After a long day at work, as teachers head home, Buffalo High School math teacher Marcia Bauman remains in her classroom helping kids get caught up from time lost during the COVID-19 pandemic. At the end of the 2022 school year, she will be leaving BHS after 16 years.
Before becoming a math teacher, Bauman was a software engineer for the Department of Defense.
“I worked on Electronics Security Command, at Kelly Air Force Base in San Antonio, Texas,” Bauman said. “We were doing graphics and training simulators for pilots…at United Defense and FMC up in Minneapolis, we worked on an army contract for the next generation howitzer. I did the Human Factors analysis, simulator, and training so they could identify how many troops they would need.”
After Bauman spent over a decade as an engineer, a serious family health issue triggered a change in her career path.
“My daughter became very ill, which is why I quit working as an engineer,” Bauman said. “I volunteered in the schools while she was in rehab. Then somebody I know contacted me and asked if I’d be interested in ever being a teacher and bringing the trade of engineering trade into the schools. I thought that was interesting, so I went to the [University of Minnesota] for their master’s program and became a math teacher.”
After two unpredictable school years with long stretches of Distance and Hybrid Learning models, Bauman noticed that students’ math skills were lagging behind. Without in-person instruction, Bauman said that little math was learned over Distance Learning. This year, the school offered an after-school math program led by Bauman to fill in gaps in understanding for full credit. Addysen Serafini ‘23 was involved in this program.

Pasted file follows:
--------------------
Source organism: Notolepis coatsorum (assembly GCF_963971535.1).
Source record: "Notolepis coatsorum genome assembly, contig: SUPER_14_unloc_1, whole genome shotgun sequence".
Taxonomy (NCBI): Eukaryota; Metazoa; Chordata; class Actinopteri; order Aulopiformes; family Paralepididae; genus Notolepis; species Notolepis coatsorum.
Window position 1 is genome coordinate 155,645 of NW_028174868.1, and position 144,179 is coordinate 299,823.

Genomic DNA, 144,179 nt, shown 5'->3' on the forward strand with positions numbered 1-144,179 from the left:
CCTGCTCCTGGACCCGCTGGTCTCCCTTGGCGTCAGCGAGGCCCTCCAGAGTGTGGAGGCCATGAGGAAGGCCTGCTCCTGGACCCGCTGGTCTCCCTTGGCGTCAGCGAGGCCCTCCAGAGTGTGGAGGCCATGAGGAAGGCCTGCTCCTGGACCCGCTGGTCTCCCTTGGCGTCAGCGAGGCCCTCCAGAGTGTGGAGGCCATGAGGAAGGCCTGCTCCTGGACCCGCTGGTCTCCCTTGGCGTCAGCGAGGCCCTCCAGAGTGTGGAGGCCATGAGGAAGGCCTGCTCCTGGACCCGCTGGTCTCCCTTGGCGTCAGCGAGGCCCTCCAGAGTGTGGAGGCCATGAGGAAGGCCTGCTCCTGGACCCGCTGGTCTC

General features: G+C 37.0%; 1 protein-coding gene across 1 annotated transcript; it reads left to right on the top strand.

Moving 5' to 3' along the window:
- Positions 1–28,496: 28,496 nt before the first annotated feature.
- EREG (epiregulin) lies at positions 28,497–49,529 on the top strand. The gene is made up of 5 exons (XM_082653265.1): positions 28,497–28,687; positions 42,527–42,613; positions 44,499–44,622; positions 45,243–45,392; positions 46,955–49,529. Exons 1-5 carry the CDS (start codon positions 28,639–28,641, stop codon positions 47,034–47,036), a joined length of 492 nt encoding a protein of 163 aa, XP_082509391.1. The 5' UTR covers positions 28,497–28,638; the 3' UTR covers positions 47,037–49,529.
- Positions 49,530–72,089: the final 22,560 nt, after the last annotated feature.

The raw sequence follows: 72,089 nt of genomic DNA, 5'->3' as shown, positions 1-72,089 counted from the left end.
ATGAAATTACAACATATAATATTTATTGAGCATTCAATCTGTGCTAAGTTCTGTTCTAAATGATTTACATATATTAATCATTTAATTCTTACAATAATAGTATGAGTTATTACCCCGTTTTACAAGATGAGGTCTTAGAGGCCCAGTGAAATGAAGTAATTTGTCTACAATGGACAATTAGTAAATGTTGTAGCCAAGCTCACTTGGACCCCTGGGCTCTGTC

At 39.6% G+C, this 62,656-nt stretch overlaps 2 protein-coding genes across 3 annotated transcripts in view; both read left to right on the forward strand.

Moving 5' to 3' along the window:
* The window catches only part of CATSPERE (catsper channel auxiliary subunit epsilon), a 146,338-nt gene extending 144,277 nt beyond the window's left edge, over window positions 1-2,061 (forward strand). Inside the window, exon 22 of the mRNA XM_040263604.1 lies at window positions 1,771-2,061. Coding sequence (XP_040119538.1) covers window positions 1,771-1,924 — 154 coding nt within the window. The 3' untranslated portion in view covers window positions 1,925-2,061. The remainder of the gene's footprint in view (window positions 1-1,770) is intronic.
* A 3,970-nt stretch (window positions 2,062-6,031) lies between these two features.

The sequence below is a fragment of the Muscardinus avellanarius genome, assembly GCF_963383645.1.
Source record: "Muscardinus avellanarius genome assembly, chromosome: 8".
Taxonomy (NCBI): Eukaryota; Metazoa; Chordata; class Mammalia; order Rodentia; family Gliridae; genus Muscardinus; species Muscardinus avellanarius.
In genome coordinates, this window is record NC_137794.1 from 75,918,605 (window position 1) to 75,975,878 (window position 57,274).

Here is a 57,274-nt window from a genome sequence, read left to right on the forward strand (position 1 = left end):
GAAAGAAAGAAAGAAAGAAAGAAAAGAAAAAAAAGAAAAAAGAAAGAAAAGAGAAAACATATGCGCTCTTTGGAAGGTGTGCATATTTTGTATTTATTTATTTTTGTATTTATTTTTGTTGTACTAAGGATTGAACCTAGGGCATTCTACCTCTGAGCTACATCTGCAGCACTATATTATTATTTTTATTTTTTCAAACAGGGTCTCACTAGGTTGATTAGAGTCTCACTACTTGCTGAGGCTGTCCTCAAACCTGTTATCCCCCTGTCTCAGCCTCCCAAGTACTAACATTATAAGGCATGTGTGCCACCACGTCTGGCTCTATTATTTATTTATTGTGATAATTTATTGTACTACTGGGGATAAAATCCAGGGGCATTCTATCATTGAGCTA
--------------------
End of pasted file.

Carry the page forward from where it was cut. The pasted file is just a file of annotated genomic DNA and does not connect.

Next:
“I don’t have to worry about retaking [Algebra 2] next year because it’s not a class I want to retake, so she helped me with that,” Serafini said. “[Bauman] instantly would come up and explain everything. She didn’t wait or get frustrated with you if you asked a question. She changed my idea that all math teachers are grouchy”.
School activities causing students to miss out on classroom instruction only made catching up harder. This doesn’t stop Bauman from thoroughly teaching the absent students the lessons missed.
“[Bauman] was able to help me through my [softball] season and made time for me to come in before school,” said Mae Knoell ’24. “It was super cool how she adjusted to student’s schedules and how she was able to make time for all of us.”
Bauman’s extra effort was only a part of the job that brought her joy. The best part of being a teacher for her is much more than math.
“[My favorite part of teaching] is being able to build relationships with the students and getting to know them both as people, but then being able to see their growth and their success,” said Bauman.
As Bauman prepares to leave BHS, she gives one last piece of advice to students.
“Take care of yourself,” Bauman, “but work hard. Try to get as much as you can out of those classes. You’re gonna have good days and bad days, but push yourself to learn as much as you can so you can set yourself up for what happens after high school.”